The answer is that those predators who will eventually meet their fate are ones who have held onto these predatory qualities, and have not released them and allowed the Holy Spirit to change their hearts from within.
But isn’t it a bit shocking what God says He will do to these people who won’t let go of their predatory nature? It’s probably not shocking to those who have been victims of these predations, or who have had children or grandchildren or friends who have been victims.
You see, when God says He is going to make all things new, it means that He is going to utterly reject anything or anyone who hurts and destroys. Time is up for this kind of thing, forever. And that lake of fire, as it says in Revelation 20, is where the devil and his angels will be incinerated. And anyone who holds on to the devil’s predatory instincts, in any way, will join him there.
Did you notice the final predation in that list? It says that “all liars” shall join the rest of the predators in that fiery lake. That is the only evil in this list which has the word “all” in front of it. God didn’t say “all the cowardly” or “all the murders,” and so on. But He does say “all liars.” There are many different kinds of liars, and many different kinds of lies. But the God of whose Son is “the Way, the Truth, and the Life” finds lying in any form abhorrent.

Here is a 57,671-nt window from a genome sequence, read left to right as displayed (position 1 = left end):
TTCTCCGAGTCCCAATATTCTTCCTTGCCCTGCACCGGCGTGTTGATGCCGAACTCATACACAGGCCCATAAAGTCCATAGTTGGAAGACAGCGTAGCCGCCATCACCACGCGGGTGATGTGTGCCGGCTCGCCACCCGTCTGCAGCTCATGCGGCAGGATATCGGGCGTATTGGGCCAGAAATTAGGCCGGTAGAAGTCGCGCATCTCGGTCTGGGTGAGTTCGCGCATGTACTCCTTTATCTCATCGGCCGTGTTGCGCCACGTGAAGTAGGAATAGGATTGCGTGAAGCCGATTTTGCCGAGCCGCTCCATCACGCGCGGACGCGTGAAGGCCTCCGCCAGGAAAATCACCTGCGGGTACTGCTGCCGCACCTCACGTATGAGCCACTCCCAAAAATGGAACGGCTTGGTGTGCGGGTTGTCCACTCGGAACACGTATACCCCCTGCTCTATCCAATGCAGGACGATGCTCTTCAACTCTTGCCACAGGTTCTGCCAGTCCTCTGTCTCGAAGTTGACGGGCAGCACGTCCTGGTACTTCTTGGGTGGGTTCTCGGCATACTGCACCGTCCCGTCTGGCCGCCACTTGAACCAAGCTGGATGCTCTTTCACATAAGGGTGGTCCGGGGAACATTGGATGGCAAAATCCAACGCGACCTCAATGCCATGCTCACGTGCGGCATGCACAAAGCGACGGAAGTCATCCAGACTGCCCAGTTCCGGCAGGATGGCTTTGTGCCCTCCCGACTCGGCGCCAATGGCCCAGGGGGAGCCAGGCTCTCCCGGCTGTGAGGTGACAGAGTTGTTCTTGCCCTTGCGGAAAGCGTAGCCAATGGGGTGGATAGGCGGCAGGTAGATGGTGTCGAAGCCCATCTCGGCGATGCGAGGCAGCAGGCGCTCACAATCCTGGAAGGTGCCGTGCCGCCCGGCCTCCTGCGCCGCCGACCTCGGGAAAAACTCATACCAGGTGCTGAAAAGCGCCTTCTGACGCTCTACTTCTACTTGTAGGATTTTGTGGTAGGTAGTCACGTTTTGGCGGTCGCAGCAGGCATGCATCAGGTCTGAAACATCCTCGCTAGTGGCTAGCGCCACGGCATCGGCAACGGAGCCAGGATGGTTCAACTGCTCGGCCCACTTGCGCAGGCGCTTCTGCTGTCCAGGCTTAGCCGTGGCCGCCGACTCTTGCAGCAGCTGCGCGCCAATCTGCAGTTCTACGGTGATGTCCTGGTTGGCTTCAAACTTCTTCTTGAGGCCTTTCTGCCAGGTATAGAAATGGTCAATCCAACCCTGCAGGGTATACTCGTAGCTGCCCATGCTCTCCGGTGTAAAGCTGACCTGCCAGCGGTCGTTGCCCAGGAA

So what new year’s resolution can I adopt this year now that I know how God will deal with predators?
Well, I must not behave in any way like one of these predators. As you know, certain kinds of predatory behavior have received a bright and merciless public spotlight in recent weeks. Anything I may be doing that uses other people for my own pleasure, or exerts unfair power over people because I happen to be in authority over them, must stop.
I need to pray David’s familiar prayer in the last two verses of Psalm 139: “Search me, O God, and know my heart; Try me, and know my anxieties; And see if there is any wicked way in me, And lead me in the way everlasting.” (Psalm 139:23 – 24)
As I say, there are probably many more reassurances here in Revelation 21. I’d like to close with just one more.
Verse 9: Then one of the seven angels who had the seven bowls filled with the seven last plagues came to me and talked with me, saying, “Come, I will show you the bride, the Lamb’s wife.”
Before I mention this last reassurance, I can’t resist pausing to talk about something that really blew me away about the verse I just read. Do you notice that angel? That’s not just any angel. That’s one of the angels who had one of those seven bowls filled with the seven last plagues.